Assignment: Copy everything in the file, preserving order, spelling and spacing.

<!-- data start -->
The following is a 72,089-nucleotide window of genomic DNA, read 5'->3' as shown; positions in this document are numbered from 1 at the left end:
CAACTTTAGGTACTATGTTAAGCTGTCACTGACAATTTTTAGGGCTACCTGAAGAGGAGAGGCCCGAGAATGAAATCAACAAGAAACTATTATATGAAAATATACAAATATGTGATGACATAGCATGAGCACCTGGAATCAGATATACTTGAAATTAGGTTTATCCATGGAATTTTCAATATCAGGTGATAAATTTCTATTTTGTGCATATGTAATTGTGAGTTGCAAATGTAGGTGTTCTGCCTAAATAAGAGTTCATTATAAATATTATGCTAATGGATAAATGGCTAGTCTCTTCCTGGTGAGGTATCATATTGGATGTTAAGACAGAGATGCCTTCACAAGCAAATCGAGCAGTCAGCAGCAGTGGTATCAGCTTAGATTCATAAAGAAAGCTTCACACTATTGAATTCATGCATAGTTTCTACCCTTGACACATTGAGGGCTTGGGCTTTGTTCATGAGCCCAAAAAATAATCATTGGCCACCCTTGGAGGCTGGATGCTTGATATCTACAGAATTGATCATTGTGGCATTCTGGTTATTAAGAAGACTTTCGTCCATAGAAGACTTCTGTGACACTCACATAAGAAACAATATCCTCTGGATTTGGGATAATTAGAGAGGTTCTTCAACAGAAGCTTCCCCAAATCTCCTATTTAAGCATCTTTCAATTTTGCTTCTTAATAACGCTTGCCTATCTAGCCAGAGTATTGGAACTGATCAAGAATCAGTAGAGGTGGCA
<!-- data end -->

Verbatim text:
The following is a 72,089-nucleotide window of genomic DNA, read 5'->3' as shown; positions in this document are numbered from 1 at the left end:
CAACTTTAGGTACTATGTTAAGCTGTCACTGACAATTTTTAGGGCTACCTGAAGAGGAGAGGCCCGAGAATGAAATCAACAAGAAACTATTATATGAAAATATACAAATATGTGATGACATAGCATGAGCACCTGGAATCAGATATACTTGAAATTAGGTTTATCCATGGAATTTTCAATATCAGGTGATAAATTTCTATTTTGTGCATATGTAATTGTGAGTTGCAAATGTAGGTGTTCTGCCTAAATAAGAGTTCATTATAAATATTATGCTAATGGATAAATGGCTAGTCTCTTCCTGGTGAGGTATCATATTGGATGTTAAGACAGAGATGCCTTCACAAGCAAATCGAGCAGTCAGCAGCAGTGGTATCAGCTTAGATTCATAAAGAAAGCTTCACACTATTGAATTCATGCATAGTTTCTACCCTTGACACATTGAGGGCTTGGGCTTTGTTCATGAGCCCAAAAAATAATCATTGGCCACCCTTGGAGGCTGGATGCTTGATATCTACAGAATTGATCATTGTGGCATTCTGGTTATTAAGAAGACTTTCGTCCATAGAAGACTTCTGTGACACTCACATAAGAAACAATATCCTCTGGATTTGGGATAATTAGAGAGGTTCTTCAACAGAAGCTTCCCCAAATCTCCTATTTAAGCATCTTTCAATTTTGCTTCTTAATAACGCTTGCCTATCTAGCCAGAGTATTGGAACTGATCAAGAATCAGTAGAGGTGGCA